This is one of the most secure places in the country. You have U.S. Secret Service, U.S. Park Police, DC Metropolitan Police, and yet a White House staffer may have been targeted just steps from the White House. Alex Marquardt, CNN, Washington.


SANCHEZ: Alex, thanks for that reporting. Joining us now to discuss the investigation is CNN Counterterrorism Analyst Phil Mudd. He's a former CIA counterterrorism official and FBI senior intelligence adviser. Phil, always great to see you. We appreciate you sharing some of your weekend with us.

These accounts are disturbing. The attacks first happened in Havana back in 2016, I believe. Now they've happened twice, reportedly here on American soil near arguably one of the most secure places on earth. That's alarming. I'm curious from you how these attacks actually work? What kind of defenses might prevent them?


PHIL MUDD, CNN COUNTERTERRORISM ANALYST: I mean, one of the problems you're looking at in terms of preventing them is we don't know who's doing them. We don't know why they're doing them. And we still don't know exactly what's happening there.

As you heard in the report just a moment ago, the National Academy of Sciences did not say they were certain. This is what - this was directed energy. They said, that is the most probable explanation. When you're looking at brain scans of some of these individuals, including Marc Polymeropoulos you just heard from, there's brain damage from some of these individuals.

So it's not just somebody making up a story, something is happening. But my point is, if you don't know when, you don't know where, you don't know why, and you don't know how, it's not clear to me how you come up with a preventive policy to stop this from happening. We don't even know what's going on yet.

SANCHEZ: Yes, Phil, correct me if I'm wrong, but the United States typically leads the world when it comes to Military innovation and hardware. So what's your level of concern if the enemies of the United States are using technology that at least publicly appears to have baffled the highest levels of Washington? MUDD: I think my level of concern would be on two fronts. The first is

what you're talking about the scientific front. That is, if we don't understand what's going on here in the future, if people become more aggressive in using this, how do we counter this if it's available in every place, and you heard it today from the ellipse in Washington, there are reports about this from Miami.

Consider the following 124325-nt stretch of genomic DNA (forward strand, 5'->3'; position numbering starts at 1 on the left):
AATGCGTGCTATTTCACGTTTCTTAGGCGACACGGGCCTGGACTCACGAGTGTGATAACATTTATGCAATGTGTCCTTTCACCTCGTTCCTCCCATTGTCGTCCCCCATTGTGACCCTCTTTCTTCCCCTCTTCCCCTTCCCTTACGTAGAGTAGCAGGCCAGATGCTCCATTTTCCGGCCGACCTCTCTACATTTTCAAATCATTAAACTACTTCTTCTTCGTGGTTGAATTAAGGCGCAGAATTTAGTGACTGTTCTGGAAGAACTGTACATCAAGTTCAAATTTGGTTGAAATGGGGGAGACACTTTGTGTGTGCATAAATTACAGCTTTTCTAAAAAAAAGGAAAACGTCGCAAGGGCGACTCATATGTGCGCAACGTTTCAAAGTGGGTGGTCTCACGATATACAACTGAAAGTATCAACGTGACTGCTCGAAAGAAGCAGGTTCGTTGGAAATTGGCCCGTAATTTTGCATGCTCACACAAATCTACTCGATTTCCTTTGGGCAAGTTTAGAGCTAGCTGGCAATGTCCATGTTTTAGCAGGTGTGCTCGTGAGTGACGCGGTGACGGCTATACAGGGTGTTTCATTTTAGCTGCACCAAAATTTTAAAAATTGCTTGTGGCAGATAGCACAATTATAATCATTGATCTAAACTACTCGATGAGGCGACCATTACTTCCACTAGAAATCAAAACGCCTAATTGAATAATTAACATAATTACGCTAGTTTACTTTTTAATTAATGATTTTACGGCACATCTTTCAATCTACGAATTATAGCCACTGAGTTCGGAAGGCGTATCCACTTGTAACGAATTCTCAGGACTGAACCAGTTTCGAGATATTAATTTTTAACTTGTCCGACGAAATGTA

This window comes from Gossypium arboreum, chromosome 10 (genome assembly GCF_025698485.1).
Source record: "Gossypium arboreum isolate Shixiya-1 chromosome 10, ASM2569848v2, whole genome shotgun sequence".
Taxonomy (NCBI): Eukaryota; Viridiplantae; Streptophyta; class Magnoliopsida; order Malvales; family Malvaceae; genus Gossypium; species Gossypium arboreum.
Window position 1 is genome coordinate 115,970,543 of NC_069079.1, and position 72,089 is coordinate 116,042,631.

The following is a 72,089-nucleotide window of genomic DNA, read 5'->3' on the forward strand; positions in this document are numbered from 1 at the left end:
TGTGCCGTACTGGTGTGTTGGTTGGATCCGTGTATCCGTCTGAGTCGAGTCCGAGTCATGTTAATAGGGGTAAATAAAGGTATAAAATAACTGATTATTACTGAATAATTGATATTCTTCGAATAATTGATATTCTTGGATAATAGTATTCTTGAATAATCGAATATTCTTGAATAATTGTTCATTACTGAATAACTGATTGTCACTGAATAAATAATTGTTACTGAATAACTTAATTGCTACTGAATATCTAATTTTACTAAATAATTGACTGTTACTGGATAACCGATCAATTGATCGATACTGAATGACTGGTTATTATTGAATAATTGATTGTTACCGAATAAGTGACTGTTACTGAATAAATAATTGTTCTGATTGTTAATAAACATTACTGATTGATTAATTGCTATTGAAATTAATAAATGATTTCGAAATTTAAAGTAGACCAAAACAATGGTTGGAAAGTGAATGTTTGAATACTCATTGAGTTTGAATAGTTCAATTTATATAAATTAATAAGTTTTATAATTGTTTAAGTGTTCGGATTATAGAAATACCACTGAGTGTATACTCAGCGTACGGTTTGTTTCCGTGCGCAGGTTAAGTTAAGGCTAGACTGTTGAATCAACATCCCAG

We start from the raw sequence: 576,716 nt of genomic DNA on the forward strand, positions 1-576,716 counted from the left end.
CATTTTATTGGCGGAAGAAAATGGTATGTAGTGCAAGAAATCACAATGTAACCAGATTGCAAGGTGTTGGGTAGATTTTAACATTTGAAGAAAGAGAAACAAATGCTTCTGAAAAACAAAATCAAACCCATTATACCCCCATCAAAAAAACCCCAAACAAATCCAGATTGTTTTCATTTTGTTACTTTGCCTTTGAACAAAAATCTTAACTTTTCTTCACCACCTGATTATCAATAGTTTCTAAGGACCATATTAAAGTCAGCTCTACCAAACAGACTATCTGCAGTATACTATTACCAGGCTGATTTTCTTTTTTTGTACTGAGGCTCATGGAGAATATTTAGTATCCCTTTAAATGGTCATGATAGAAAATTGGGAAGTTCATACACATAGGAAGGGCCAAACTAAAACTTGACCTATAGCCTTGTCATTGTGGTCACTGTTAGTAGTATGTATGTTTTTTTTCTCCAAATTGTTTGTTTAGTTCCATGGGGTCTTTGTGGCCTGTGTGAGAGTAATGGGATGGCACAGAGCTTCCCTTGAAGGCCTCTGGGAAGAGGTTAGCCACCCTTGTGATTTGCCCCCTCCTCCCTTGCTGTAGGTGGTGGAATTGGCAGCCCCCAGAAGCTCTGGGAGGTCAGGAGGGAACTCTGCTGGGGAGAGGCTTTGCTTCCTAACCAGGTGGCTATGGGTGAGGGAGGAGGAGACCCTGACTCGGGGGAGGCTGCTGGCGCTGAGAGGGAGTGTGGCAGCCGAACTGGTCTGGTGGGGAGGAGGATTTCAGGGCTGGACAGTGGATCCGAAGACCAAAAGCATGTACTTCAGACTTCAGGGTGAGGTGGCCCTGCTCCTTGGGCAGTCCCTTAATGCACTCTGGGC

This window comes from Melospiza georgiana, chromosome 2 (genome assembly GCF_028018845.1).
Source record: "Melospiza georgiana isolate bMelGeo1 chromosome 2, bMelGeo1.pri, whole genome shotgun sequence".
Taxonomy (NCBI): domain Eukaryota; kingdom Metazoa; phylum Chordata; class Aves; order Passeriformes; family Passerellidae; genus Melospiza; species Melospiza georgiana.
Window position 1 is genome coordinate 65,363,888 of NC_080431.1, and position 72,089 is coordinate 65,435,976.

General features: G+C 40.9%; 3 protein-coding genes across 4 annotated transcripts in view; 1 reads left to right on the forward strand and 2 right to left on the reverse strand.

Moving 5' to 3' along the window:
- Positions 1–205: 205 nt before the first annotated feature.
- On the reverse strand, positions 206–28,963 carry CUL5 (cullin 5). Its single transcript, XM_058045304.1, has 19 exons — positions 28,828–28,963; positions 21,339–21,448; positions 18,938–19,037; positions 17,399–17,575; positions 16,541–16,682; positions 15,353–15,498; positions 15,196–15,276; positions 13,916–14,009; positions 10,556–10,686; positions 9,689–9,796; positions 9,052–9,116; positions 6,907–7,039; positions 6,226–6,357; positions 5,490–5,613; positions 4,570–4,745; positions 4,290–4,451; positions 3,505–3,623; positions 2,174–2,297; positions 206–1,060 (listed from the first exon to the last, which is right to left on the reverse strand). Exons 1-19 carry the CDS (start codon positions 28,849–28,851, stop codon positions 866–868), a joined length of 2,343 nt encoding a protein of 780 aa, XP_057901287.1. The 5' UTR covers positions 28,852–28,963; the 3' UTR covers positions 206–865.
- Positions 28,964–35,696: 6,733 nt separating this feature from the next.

It's called the Havana Syndrome, because obviously, it started in Havana about 2016. Is it Russians? Is it Chinese? I think the other question, though, that concerns me even more is the why. If someone is willing to do this in American cities in peacetime, what are we likely to see next year, the year after this?

What is the motivation of the people who are doing this? And might they expand in the future? We have no idea.

SANCHEZ: According to our reporting, there appears to be a lack of coordination among agencies investigating this, at least up until recently. A former defense official telling CNN that during the previous administration, the CIA and the State Department, they were not taking the situation seriously enough. Shouldn't there be more urgency with these incidents?

MUDD: You raise a critical question. I think there should be but you're seeing it now. Initially, going back to the beginning this five years ago, the reports and I think they're probably accurate that the U.S. government questioned some of the individuals involved in this. This is so weird, that the U.S. government is stepping back saying, are we confident that there's any there, there? Or are these just individuals who are having unusual symptoms?

I think, given some of the congressional hearings, given how long this has been going on, people, partly because of congressional pressure at the CIA, the State Department, the Defense Department, are taking this on directly. I will say that defense officials who are saying the rest of the government didn't take this seriously. When you work in government, your responsibility is to say let's all work together as a team.

Let's not criticize other members of the team. If I were in government now sit over at the White House and figure it out together, enough complaining.